20 Years Later, ‘School of Rock’ Holds Up

Two decades later, School of Rock is not just a great comedy, but a surprisingly prescient film.

20 Years Later 'School of Rock' Holds Up

Photograph: Everett Collection

We all keep our favorite artists in a little cabinet, arrayed in loose categories. One of the most cherished shelves in mine contains artists I think of as elephant-ballerinas: Great Big Boys who each, in their own way, wrought an art of exquisite delicacy. These include Samuel Johnson; David Crosby; W.C. Fields; Jerry Garcia; and, no greater or lesser a figure than these, Jack Black.

If there’s a single work that captures Black’s magic—his bulldozer energy and virtuosically graceful timing—it isn’t Shallow Hal, it certainly isn’t Nacho Libre, and it isn’t even the first Tenacious D album. It’s a mid-budget comedy released 20 years ago today: the inimitable, immortal School of Rock. Directed by Richard Linklater from a script by Mike White, the movie is transcendently good, and the most perfect conceivable vehicle for Black’s brilliant, Falstaffian energy.

I don’t mean to come off pretentious by invoking Falstaff, the oafish knight who recurs in several Shakespeare plays. It’s undeniable, though, that Falstaff fully anticipates Black’s turn as Dewey Finn. As Harold Bloom wrote in 2017, “Hamlet is death’s ambassador, while Falstaff is the embassy of life.” Replace Hamlet with the school board, and Falstaff with Black, and you’ve got School of Rock, the greatest guitar comedy since Spinal Tap. Delightfully, it is a family comedy that manages to feel edgy even two decades later, perhaps because it is not a portrait of a reformed rogue, but of a rogue actualized.

The film has two main sources of charm. The first is the child actors. When casting them, Linklater took a very Steven Soderbergh approach: hire musicians, not actors, and the acting will come. And did it ever. The kids match Black’s intensity and humor beat for beat, and moreover, they can seriously shred. The second draw is Black’s performance as Dewey, an over-the-hill slacker-rocker who takes a substitute teaching job under false pretenses. The role feels like the fullest expression of the actor-singer’s whole allusive rock shtick: Tenacious D ran so that Dewey Finn could, well, stage-dive.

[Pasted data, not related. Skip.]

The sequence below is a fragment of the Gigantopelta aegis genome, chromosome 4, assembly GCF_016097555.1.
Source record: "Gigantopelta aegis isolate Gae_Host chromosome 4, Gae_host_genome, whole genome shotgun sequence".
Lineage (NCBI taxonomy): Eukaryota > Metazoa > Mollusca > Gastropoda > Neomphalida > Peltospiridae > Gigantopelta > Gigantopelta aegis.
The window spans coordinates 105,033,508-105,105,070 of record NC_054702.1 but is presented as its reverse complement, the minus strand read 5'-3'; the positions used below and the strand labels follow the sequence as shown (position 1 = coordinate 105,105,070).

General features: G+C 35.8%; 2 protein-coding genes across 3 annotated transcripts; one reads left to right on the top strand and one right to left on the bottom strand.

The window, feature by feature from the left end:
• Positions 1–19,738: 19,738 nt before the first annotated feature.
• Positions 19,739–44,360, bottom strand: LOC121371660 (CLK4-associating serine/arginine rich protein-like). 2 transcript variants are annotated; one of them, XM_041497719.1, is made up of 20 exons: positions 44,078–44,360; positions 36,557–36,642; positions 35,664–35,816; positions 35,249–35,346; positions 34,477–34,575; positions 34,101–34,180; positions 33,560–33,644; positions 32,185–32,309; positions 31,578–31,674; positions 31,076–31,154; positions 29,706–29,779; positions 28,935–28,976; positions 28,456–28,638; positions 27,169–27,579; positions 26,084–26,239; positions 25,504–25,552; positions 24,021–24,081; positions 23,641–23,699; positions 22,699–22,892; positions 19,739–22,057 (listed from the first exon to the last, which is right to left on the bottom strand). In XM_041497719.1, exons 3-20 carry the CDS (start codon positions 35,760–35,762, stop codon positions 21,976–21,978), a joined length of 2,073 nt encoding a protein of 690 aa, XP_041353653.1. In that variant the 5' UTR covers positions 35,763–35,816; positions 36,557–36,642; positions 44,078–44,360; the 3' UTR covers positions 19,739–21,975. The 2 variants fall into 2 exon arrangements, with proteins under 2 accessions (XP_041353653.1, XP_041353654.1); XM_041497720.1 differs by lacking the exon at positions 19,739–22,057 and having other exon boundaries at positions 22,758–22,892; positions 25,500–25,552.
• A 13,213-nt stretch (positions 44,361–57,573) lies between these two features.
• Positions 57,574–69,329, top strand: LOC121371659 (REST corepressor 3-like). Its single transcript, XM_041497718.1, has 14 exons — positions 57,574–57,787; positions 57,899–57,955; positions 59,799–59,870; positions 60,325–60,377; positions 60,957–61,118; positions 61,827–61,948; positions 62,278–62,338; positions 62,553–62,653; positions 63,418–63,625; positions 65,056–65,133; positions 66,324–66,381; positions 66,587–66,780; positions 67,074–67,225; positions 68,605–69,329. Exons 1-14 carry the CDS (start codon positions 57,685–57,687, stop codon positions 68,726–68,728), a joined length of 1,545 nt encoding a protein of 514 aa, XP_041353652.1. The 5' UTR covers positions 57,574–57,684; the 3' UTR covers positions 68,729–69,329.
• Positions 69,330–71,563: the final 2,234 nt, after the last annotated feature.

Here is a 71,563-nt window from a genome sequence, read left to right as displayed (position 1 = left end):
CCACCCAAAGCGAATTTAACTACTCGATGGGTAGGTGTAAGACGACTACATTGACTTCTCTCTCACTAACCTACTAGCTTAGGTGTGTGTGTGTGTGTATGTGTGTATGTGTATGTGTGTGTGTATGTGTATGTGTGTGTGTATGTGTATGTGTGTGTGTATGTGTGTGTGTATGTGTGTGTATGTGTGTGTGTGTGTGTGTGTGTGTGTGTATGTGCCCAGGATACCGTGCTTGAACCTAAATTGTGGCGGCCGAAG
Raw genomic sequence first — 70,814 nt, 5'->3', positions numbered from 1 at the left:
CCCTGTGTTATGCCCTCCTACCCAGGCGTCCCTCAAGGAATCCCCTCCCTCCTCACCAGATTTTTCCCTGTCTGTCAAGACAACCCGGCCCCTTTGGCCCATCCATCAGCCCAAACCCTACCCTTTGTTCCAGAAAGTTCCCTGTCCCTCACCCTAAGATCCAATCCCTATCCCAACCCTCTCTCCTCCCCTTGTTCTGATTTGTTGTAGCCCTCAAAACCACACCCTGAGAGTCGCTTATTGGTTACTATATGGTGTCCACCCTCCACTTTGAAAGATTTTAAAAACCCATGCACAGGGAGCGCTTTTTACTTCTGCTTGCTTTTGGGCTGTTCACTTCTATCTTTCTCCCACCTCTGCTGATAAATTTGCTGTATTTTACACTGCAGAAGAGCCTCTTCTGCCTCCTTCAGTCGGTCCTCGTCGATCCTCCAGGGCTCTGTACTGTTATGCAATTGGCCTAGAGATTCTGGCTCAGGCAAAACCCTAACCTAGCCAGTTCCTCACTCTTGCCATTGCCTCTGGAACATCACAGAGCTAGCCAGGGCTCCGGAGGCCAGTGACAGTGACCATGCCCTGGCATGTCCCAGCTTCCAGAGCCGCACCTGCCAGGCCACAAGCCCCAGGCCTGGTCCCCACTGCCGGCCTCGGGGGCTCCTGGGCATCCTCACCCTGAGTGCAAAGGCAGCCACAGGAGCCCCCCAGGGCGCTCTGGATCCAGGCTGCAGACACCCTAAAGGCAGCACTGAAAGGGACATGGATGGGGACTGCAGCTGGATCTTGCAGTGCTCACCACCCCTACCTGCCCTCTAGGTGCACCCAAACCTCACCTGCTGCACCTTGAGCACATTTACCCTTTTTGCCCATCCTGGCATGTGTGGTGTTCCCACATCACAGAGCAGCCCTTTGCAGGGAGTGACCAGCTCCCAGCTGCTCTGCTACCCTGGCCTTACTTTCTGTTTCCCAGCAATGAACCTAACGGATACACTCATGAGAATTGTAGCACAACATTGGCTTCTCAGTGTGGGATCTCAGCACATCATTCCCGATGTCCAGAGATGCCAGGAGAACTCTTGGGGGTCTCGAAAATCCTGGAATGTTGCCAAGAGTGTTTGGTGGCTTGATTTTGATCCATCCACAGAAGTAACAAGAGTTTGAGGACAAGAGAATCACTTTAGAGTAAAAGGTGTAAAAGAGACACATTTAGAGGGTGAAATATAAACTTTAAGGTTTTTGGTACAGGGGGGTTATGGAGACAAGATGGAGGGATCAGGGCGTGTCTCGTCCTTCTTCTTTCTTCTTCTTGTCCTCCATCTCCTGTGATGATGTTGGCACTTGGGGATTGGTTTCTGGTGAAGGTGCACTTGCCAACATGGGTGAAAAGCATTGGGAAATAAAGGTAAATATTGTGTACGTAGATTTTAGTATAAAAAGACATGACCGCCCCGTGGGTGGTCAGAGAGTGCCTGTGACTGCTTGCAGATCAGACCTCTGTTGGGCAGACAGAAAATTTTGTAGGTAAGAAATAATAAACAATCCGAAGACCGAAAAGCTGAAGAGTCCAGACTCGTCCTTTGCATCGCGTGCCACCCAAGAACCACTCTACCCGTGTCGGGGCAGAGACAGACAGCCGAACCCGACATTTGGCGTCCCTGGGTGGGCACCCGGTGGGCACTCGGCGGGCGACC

The plot is a classic fish-out-of-water farce. Dewey, a 40ish schlub with a fetid soul patch and a face like a crazed groundhog, is kicked out of his band, No Vacancy, for being an impossible prima donna whose ego and antics get them banned from venues. Having lost his paltry gigging income, Dewey is ill-prepared when his roommate, Ned Schneebley, demands rent. (Ned, played as a perfect beta by Mike White himself, is influenced by his harpy of a girlfriend, a stereotype that Sarah Silverman chews through and transcends. When Silverman’s character calls him a leech, Dewey retorts, with complete seriousness: “I service society by rocking.”) Dewey, therefore, needs a job. And he takes one as a substitute schoolteacher, pretending to be Ned to get the gig.

How hard can subbing be, after all? As hard as rock, Dewey learns. At the exclusive and aggressively stuffy Horace Green Academy, our hero is nonplussed to encounter a school full of insanely precocious strivers, foremost among them Miranda Cosgrove’s grade-grubbing Summer. Then he eavesdrops on their orchestra practice, hears them playing Joaquín Rodrigo’s Concierto de Aranjuez, and sees dollar signs: if Dewey can teach these kids to rock, he can win the regional battle of the bands, get a record deal, and ride off into the sunset, presumably with the kids’ residuals in his back pocket.

There were a million ways the film could have turned out just as lucrative—it grossed $131 million on a $35 million budget—but corny. Instead, White keeps the script fairly merciless. He has said that he based Dewey, in part, on vaudeville comedian W.C. Fields, famous for toeing that delicate line between loveable loser and degenerate drunk. The result is a warm but combustible relationship between Dewey and his elementary-aged students, one of whom greets him on the first day by accusing him of alcoholism. (Dewey, of course, is certainly less of a heel than Fields in 1940’s The Bank Dick, a film where Fields’ character, rotund and roundly plastered at all hours of the day, falls ass-backwards into a job as a security guard. Still, God has a special providence, as the saying goes, for fools and drunkards—and so do American movie audiences.)